I don't swim a whole lot of meets (four since February), but I rest some for all of them. Two weeks for the February meet, a few days for March and May, and a week for the June meet. I noticed that I always returned to training with renewed energy - lifting more weight, sprinting faster in practice. I don't swim a lot of yardage, but I hit the weights hard and usually do at least some sprinting in each practice, so it takes its toll. And I'm not doing the whole 'train until you are broken down' thing we all did in our youth. Life is too short. I think that, as we age, resting a few days (or a week) here and there can be very good for swimming fast, as well as overall fitness.

amyro1234
July 23rd, 2008, 07:56 PM
I don't rest for meets either. During the peak of swim season, I have a swim meet either every week, or almost every week. If I rested for every single meet, I would lose a lot of fitness!

FlyQueen
July 23rd, 2008, 08:47 PM
I taper for Nats (or state) and that's it. Otherwise I swim right through ... even lift hard the day before.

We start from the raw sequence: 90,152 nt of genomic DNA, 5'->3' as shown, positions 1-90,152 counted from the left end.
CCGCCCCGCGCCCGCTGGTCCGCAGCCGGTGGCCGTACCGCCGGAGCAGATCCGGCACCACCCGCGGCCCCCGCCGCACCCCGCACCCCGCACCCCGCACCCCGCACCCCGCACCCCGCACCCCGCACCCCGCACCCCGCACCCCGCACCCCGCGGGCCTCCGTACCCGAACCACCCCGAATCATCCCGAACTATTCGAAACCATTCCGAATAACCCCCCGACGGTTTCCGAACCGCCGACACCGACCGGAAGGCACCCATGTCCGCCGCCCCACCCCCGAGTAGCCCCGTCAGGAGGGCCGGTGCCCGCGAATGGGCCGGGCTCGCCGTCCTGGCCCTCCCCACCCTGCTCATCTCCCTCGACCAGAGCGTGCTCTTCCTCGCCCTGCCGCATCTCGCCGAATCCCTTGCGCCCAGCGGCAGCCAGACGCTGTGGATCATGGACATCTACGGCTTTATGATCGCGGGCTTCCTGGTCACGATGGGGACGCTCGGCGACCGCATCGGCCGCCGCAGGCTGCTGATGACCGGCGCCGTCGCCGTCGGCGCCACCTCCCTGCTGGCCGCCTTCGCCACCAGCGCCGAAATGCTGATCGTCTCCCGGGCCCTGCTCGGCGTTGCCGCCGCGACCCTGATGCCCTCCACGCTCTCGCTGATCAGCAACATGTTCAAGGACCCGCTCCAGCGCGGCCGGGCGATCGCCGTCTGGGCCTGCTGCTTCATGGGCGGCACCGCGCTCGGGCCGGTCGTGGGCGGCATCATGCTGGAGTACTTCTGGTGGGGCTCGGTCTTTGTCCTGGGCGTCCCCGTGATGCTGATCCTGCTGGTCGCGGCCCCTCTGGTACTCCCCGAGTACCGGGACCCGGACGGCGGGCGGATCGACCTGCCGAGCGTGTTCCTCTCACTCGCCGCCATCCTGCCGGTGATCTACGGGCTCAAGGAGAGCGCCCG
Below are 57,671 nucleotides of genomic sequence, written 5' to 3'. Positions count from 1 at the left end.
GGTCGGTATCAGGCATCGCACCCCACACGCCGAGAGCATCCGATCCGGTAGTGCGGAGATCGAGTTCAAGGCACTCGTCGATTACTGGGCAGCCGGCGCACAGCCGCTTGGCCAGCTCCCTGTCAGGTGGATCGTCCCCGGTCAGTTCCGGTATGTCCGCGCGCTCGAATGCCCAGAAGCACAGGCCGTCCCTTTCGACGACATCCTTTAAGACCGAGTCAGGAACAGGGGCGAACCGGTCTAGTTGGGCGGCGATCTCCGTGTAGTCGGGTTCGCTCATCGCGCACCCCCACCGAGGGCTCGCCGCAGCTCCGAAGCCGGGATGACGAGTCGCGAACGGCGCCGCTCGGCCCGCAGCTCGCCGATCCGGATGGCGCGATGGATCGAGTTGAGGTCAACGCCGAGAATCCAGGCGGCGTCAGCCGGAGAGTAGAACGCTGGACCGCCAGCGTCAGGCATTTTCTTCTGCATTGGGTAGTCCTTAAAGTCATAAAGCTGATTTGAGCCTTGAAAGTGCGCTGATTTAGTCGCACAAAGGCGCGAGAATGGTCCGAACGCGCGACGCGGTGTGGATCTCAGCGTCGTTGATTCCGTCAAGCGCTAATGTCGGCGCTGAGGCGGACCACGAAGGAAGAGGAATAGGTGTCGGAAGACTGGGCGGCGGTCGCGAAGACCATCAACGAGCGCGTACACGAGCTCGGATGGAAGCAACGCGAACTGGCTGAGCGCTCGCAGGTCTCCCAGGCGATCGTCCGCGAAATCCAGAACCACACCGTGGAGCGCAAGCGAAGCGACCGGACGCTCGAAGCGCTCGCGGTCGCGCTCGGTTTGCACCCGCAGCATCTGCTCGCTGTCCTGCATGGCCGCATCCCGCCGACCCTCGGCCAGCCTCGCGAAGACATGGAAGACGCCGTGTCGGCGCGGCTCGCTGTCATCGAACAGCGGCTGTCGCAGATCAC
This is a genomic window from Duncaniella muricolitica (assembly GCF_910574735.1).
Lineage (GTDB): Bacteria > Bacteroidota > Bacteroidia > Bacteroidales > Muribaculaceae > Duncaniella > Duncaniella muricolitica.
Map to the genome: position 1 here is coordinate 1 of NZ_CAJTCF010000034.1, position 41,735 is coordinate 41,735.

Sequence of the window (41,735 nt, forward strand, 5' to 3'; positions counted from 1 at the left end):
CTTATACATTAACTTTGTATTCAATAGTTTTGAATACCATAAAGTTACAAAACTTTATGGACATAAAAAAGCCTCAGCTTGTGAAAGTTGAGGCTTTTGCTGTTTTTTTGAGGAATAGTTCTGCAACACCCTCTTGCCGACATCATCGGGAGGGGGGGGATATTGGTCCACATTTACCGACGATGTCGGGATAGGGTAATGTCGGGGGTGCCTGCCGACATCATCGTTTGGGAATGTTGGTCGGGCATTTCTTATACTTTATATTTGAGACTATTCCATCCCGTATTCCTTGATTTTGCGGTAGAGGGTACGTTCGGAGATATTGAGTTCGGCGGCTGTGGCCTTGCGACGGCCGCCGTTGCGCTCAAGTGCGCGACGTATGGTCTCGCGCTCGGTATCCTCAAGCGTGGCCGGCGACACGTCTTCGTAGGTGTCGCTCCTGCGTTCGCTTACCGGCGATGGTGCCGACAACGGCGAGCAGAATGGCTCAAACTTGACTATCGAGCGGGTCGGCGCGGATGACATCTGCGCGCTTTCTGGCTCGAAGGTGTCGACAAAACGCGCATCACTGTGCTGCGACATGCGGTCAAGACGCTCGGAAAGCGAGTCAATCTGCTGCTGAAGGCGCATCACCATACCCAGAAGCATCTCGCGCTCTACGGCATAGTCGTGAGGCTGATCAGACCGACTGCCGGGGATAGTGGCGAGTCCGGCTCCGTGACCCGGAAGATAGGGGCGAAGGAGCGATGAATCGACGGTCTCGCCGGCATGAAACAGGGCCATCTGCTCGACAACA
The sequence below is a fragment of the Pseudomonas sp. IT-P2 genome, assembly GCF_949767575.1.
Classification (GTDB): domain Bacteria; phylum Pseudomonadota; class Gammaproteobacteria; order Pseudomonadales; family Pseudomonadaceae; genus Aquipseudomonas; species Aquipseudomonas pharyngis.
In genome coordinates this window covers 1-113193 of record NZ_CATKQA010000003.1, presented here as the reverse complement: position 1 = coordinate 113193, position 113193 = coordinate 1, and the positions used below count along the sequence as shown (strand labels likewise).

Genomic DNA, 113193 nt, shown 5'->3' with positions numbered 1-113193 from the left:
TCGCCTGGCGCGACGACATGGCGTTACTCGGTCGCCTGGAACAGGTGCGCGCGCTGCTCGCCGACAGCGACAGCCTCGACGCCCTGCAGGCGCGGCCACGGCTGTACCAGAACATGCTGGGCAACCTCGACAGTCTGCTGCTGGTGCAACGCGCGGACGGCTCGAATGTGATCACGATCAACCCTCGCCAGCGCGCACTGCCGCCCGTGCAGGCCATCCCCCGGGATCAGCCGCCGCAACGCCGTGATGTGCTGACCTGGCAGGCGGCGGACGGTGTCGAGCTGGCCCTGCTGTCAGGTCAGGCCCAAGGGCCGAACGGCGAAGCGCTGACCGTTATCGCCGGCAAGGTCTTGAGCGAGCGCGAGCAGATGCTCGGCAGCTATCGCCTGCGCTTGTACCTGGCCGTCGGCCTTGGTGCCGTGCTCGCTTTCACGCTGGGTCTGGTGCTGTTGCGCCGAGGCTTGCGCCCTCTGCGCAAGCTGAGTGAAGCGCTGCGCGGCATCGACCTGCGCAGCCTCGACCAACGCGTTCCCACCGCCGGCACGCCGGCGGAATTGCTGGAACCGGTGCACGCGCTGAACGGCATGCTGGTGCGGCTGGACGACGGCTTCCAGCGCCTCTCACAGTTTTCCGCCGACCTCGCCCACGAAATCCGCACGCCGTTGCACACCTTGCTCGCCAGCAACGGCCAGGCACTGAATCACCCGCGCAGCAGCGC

tjrpatt
July 23rd, 2008, 10:50 PM
I usually take it easy the day before the meet. But, during the summer, I don't have a Saturday practice so if I have a Sunday meet, I will get in on Saturday and loosen up. I haven't really tapered for any masters meets yet but I will probably taper for Colonies Zones LCM Champs if I go.

david.margrave
July 24th, 2008, 01:42 AM
I've seen your times vary during the course of one season and I think things are working fine the way you train now. I don't have college competitive experience to draw on, though. Today, I tend to rest a day or two if there are distance events, and not to rest if it's just sprints. But I could be doing things backwards.

How long does it take for aerobic deconditioning to start occurring? A couple days I think. But it would be nice to get a better answer and if anyone is aware of studies on this, etc.